Approximately 10 million Americans cant send e-mail, browse the Web or shop online because of blindness. But an updated federal accessibility law that takes effect this month and an applications services company may soon change all that.
Interliant Inc., of Purchase, N.Y., recently revamped the American Foundation for the Blinds Web site by applying technology in a clever way: enabling it to integrate with forthcoming Braille hardware. The updated site could serve as a model for other sites looking to reach the visually impaired.
According to an August 1998 amendment to the Rehabilitation Act of 1973, which takes effect Feb. 20, the Web sites of federally funded organizations, with selected exceptions, must become accessible to visually impaired and hearing impaired users. Examples of ways to make a site accessible include user-selected color and font schemes, screen magnification tools, sound labels with hyperlinks, and sound files of important site text.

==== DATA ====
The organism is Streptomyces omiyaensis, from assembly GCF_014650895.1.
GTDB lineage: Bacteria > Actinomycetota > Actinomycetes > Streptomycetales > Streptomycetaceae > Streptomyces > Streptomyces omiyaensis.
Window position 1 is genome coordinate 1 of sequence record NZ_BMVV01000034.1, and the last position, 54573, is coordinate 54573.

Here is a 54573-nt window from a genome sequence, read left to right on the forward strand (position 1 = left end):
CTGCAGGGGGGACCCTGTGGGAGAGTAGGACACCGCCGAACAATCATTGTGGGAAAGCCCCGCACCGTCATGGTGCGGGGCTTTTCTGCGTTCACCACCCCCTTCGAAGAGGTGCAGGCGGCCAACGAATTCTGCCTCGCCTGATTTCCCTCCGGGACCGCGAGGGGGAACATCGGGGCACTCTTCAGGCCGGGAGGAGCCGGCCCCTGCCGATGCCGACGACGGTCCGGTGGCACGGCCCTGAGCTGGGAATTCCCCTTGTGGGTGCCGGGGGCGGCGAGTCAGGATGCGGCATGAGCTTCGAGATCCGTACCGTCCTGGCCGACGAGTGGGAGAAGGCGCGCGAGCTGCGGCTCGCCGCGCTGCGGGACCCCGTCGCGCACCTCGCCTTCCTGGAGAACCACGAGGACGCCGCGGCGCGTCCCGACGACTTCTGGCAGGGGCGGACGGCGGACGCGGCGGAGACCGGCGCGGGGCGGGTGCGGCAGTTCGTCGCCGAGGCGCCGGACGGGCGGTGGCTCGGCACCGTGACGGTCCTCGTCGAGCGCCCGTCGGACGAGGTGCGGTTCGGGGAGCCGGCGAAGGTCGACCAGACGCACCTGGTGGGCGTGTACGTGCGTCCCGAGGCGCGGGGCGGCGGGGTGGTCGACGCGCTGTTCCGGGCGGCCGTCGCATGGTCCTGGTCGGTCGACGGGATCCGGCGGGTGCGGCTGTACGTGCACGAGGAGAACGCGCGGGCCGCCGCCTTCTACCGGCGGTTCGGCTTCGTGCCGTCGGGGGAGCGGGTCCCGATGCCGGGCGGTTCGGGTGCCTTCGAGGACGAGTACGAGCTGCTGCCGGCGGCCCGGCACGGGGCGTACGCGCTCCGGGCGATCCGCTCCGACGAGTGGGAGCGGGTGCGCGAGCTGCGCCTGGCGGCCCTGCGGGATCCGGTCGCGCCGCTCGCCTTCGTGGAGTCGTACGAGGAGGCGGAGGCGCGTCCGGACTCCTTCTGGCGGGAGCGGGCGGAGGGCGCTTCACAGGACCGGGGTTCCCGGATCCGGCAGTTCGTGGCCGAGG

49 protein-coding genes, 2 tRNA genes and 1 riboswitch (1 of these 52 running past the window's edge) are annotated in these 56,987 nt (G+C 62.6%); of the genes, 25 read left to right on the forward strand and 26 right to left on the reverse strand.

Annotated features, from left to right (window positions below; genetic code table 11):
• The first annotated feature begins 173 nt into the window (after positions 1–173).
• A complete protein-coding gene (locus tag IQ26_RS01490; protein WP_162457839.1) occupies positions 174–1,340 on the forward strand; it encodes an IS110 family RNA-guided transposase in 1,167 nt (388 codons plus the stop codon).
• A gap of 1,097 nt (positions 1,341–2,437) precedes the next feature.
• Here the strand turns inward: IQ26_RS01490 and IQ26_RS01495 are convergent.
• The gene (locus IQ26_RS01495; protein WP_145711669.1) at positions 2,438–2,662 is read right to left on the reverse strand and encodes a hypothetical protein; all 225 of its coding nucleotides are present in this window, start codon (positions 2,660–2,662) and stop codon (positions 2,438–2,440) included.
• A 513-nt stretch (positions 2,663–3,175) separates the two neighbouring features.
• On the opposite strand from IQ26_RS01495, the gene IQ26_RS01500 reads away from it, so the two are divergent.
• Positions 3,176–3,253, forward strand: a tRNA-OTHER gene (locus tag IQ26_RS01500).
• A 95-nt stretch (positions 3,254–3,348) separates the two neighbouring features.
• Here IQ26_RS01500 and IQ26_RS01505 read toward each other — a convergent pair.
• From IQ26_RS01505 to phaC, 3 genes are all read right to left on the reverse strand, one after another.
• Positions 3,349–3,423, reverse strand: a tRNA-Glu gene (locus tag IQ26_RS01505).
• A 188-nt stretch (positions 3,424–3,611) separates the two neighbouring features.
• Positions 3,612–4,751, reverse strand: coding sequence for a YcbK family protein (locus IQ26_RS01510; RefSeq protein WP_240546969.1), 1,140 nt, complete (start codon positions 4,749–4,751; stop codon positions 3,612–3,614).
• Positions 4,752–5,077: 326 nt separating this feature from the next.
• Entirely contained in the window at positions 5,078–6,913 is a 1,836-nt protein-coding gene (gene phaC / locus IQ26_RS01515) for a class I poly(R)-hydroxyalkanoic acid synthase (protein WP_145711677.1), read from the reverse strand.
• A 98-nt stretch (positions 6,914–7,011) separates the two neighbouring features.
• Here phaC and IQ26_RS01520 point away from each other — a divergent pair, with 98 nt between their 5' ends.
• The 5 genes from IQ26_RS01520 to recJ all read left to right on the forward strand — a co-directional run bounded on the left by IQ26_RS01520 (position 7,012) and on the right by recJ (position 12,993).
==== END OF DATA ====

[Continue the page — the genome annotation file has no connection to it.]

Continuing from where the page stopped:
With the help of Interliants professional services team, the AFB site goes a step further by using Extensible Markup Language that can be interpreted by future Braille hardware and non-PC information appliances.
The problem, according to AFB President and CEO Carl Augusto, is that todays Web site features are too complex.
One visually impaired user is Aaron Bradley, a 17-year-old junior at the Overbrook School for the Blind, in Philadelphia. Bradley plans to go to college to study computer science or psychology.
"I use computers practically every day," for writing, research and e-mail, Bradley said. "But everything is visual—a PowerPoint presentation, a spreadsheet. Most of us start out with a Braille note taker, which is basically a laptop, but there are not Windows concepts to learn. We sit down with Windows, and theres a whole new concept. The reality is that todays world doesnt tailor to the way we need it to be."